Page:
Many business owners feel anxious about the communications side of marketing—with good reason.
Marketing inevitably involves putting yourself, and your brand, out there. And while this can result in more sales, it makes many people feel vulnerable and self-conscious.
Your role as a marketing coach is to help individuals and organizations spread their message in a way that feels authentic and aligned. And most importantly, it must be effective. You may also need to help clients deal with anxietyor mindset challenges about content that will be released to the public.
Communications marketing coaching might involve any number of the following:
- Collaboratively workshopping ideas for a brand story, business values, or list of product benefits
- Helping a business owner decide what marketing channels to use (e.g., digital, print, social media, seminars, etc)
- Working on phrases, taglines, and content ideas for marketing materials
- Developing a response to a difficult or sensitive issue, such as responding to a data breach or product recall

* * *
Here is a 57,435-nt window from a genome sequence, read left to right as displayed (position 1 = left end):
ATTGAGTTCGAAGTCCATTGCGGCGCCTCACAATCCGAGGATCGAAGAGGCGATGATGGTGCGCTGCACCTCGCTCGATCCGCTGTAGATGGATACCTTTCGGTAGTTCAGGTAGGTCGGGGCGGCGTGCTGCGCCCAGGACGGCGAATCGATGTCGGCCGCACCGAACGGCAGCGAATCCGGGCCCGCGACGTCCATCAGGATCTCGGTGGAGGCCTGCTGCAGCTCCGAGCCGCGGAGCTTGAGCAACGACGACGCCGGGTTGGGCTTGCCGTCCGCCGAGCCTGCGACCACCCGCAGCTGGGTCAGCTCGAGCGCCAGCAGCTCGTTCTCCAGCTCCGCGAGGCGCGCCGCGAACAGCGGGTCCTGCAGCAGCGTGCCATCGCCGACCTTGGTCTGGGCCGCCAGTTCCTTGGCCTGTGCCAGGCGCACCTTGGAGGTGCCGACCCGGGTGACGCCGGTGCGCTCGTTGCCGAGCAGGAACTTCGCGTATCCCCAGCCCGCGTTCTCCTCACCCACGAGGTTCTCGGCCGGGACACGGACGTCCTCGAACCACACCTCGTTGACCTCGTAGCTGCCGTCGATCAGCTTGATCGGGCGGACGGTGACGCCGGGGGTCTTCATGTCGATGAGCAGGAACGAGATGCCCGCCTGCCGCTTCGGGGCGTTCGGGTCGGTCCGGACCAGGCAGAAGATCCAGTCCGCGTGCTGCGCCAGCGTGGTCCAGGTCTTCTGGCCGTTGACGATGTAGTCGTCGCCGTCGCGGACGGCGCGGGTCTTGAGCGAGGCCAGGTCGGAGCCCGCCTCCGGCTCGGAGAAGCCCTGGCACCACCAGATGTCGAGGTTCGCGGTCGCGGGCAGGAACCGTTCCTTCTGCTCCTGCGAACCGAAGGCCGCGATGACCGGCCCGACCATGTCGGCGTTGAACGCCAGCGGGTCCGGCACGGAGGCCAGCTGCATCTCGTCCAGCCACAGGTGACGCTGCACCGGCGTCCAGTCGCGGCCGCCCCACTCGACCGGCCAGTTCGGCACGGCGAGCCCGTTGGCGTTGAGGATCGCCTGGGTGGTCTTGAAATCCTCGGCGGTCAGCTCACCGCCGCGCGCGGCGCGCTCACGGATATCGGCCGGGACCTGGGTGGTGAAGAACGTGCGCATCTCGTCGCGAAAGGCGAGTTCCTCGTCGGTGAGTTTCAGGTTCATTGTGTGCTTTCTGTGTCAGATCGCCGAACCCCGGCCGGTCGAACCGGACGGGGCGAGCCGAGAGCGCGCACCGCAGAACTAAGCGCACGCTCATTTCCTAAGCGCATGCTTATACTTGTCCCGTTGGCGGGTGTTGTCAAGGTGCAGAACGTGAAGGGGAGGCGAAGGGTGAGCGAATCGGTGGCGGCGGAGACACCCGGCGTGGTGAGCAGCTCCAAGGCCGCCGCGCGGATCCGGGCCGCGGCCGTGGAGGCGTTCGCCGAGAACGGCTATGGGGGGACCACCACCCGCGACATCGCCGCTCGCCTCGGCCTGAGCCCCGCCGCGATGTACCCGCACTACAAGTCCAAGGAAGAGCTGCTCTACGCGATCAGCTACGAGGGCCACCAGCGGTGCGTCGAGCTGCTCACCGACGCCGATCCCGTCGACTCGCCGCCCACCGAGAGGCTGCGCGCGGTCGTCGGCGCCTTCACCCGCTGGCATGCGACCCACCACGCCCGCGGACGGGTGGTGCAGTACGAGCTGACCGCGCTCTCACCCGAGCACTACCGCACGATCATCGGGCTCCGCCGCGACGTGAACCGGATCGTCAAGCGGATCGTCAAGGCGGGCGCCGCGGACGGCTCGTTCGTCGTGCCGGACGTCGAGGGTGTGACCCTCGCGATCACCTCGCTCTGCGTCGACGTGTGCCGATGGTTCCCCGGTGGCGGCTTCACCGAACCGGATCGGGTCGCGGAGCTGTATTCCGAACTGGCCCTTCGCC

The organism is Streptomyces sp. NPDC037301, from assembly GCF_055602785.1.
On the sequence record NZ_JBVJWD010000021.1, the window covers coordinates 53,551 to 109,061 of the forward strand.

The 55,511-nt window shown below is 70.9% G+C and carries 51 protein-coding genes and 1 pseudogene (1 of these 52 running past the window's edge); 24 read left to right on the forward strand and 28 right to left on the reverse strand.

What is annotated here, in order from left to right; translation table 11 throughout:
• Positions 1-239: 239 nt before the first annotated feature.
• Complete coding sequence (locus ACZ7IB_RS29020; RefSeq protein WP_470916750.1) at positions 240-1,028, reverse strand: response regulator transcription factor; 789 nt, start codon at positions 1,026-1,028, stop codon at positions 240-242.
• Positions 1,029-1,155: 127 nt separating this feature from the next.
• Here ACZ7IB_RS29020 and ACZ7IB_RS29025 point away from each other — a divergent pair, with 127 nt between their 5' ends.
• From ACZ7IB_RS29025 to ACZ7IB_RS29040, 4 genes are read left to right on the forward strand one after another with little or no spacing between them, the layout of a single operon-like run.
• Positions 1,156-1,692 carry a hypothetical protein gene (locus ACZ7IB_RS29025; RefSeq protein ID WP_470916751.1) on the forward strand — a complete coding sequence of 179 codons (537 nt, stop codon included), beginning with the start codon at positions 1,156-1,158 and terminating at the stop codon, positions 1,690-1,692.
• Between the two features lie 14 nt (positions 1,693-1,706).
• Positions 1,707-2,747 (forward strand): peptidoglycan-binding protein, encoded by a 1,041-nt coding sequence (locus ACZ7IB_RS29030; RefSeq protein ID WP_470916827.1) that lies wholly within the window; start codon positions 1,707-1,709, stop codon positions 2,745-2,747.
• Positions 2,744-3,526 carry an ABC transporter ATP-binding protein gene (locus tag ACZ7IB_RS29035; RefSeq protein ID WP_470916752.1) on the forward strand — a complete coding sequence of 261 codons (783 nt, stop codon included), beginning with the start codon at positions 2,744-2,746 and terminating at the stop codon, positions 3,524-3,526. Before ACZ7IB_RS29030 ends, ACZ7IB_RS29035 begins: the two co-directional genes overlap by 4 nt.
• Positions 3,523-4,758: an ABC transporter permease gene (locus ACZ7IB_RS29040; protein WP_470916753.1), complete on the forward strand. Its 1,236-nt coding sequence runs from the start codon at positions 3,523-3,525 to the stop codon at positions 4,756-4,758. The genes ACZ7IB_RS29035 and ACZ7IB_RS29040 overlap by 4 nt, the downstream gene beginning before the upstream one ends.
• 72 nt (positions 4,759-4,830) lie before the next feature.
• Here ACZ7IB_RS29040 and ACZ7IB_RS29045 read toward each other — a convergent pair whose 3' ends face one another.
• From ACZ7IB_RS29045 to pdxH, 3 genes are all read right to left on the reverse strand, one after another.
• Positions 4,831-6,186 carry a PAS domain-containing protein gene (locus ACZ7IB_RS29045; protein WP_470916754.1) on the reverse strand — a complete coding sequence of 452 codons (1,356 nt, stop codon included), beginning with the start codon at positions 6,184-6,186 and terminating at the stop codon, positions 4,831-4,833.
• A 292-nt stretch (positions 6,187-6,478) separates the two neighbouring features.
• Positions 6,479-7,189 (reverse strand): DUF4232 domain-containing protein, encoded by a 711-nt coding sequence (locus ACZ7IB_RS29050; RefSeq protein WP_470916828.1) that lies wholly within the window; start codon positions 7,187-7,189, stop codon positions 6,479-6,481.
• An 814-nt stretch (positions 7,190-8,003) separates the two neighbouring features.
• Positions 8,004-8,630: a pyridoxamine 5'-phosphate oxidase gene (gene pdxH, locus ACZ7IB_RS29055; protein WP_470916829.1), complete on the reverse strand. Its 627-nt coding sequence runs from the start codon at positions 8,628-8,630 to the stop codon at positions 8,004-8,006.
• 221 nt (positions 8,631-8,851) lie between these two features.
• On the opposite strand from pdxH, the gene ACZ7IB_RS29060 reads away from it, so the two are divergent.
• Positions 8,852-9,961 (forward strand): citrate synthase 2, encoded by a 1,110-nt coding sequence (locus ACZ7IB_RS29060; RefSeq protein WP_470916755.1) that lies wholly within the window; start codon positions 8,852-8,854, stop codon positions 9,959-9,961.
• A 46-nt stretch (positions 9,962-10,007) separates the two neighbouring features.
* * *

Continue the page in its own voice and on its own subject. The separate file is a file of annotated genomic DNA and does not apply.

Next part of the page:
If you’re working with a business owner who is particularly anxious about releasing marketing content, you might like to take them through our I Can/Can’t Control Exercise.
When framed in the context of marketing efforts, this activity helps clients to get comfortable with the fact that there is an element of faith involved in marketing. The realization that the only path forward is to put out material, then evaluate how it performs, can ease the “paralysis by analysis” felt by many people who are new to marketing.
Special Mentions: Strategy and Entrepreneurship
Two services we’d recommend all aspiring marketing coaches offer are marketing strategy coaching and marketing coaching for entrepreneurs.